Yes. That's always in the back of my mind. The poor guy has no interest in ukes, and he's going to be stuck with one hundred to get rid of. I figure I'll leave a list of ukes and prices with my will as a guide.
    Too many ukes, but I can't stop buying!
    https://www.catskillukulelegroup.com/

  5. #35
    Join Date
    Jul 2014
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    Sorry for your loss. Browsing the photos, (impressive collection of ukuleles!), made me wish I knew your mom, and the story behind her collection. I hope that the ukuleles brought her great joy.

  6. #36
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    Jul 2014
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    Briarcliff, TX - Fabulous Hill Country home to Willie Nelson, and me!
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    Seriously, there is too much money represented in that collection for you to sell without knowledge. You need to put all of them in the hands of someone who knows about Ukes and Guitars. Just for instance, that Collings Uke is probably worth $2,000 just by itself. They don't make them anymore, and they're highly desirable. Get hands on help.
    "The sole cause of all human misery is the inability of people
    to sit quietly in their rooms." - Blaise Pascal, 1670

  7. #37
    Join Date
    Feb 2008
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    Honolulu, HI
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    Condolences for your loss.

    There are certainly a wide range of instrument values represented here and a lot of the advice here is sound.

    Two that caught my eye in particular were #15 (Kamaka HB-2D) and #54 (Collings UC2K). I'd make an offer for both, but you'd probably net the same amount by just consigning them. As others have pointed out, value maximization will come from selling them individually, but I do not envy the person who has to photograph, research, describe, price, list, and negotiate the sale of 60 instruments--and that tedium makes professional cosignment (at least for the ones that a shop is willing to help you with) an attractive option.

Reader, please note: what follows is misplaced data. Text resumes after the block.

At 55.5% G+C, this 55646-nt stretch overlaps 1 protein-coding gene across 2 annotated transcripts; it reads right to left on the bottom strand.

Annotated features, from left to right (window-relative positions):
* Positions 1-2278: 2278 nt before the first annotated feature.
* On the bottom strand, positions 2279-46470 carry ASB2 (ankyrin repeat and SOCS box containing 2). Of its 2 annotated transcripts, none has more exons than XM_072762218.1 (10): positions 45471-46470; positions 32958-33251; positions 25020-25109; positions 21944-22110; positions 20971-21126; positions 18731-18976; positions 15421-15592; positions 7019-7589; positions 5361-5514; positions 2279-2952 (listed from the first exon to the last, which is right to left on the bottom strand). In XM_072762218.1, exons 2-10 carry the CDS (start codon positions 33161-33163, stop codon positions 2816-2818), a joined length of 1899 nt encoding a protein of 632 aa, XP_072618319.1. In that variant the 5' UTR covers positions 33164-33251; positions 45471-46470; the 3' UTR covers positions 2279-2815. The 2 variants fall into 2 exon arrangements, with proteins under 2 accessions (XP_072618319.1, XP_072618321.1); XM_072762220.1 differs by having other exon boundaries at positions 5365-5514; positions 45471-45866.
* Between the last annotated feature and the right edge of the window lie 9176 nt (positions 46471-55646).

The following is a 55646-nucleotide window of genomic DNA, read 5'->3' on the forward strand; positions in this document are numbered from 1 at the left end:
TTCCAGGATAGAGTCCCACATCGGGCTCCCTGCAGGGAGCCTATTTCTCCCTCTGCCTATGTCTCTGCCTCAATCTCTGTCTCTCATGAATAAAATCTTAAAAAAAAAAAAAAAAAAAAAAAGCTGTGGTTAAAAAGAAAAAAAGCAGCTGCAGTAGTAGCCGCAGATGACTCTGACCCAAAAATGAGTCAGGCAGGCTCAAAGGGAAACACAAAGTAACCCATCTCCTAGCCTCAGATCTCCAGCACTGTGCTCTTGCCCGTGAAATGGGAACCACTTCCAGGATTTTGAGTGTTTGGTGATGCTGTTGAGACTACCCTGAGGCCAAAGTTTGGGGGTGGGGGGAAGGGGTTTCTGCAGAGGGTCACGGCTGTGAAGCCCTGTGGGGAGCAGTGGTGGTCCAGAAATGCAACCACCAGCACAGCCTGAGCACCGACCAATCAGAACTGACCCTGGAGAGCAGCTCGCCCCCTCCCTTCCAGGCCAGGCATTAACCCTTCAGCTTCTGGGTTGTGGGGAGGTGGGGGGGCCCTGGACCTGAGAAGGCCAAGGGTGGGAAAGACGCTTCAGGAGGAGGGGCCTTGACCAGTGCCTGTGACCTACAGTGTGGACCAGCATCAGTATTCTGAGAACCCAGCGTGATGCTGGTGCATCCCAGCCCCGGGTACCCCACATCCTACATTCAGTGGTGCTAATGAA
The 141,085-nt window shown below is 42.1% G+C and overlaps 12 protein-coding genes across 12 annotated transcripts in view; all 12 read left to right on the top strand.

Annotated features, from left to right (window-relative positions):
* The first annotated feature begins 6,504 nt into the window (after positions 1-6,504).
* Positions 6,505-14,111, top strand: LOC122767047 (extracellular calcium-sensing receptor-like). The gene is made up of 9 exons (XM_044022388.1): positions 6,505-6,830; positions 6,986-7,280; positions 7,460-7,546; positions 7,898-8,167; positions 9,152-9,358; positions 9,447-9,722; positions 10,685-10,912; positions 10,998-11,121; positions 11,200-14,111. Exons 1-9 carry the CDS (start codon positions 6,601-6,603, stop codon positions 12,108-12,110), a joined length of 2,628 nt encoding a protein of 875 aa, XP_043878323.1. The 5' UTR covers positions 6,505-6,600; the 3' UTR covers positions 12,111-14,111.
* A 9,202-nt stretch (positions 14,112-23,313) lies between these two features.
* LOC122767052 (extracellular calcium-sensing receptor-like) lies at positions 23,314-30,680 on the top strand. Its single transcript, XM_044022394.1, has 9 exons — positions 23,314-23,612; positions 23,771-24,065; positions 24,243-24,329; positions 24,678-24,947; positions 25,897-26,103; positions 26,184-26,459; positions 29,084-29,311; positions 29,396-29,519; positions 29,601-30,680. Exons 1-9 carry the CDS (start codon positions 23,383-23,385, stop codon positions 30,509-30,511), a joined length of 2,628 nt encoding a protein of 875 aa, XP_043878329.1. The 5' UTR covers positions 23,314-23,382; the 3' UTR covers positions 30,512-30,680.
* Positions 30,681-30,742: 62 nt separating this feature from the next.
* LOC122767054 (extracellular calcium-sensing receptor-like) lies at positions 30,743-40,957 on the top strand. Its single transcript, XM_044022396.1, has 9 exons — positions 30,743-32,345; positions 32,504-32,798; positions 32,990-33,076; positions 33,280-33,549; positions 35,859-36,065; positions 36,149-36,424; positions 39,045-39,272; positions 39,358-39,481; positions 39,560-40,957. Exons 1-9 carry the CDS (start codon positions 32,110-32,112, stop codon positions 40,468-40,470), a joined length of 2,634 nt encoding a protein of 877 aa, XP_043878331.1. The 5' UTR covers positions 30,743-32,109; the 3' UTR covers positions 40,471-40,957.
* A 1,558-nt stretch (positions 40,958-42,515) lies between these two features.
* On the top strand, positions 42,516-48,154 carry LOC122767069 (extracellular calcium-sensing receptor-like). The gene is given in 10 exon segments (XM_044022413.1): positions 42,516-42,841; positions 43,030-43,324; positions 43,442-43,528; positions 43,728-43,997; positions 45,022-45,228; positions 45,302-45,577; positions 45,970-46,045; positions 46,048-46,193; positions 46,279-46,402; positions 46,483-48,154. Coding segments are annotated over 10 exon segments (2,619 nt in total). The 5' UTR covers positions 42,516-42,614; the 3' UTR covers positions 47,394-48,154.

All of this also depends on your comfort level selling online--which nowadays is pretty easy and seamless, but one bad experience can change that quickly--another potential reason for consigning.

    Good luck and hopefully all of these instruments end up in good hands!

  8. #38
    Join Date
    Jul 2016
    Location
    Woodstock NY USA
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    Quote Originally Posted by Jerryc41 View Post
    Yes. That's always in the back of my mind. The poor guy has no interest in ukes, and he's going to be stuck with one hundred to get rid of. I figure I'll leave a list of ukes and prices with my will as a guide.
    He can call me, Jerry.

  9. #39
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    Jul 2016
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    Woodstock NY USA
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    Your mom had great taste. Like someone else said, looks like she was on a fun journey and would have been a great person to know and jam with. Many of the ukuleles are quite desirable. No one mentioned the G-strings, but those are nice sounding instruments too. Good luck.

  10. #40
    Join Date
    Jul 2015
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    Quote Originally Posted by Martinlover View Post
    He can call me, Jerry.
    I'll leave him a note. : )
    Too many ukes, but I can't stop buying!
    https://www.catskillukulelegroup.com/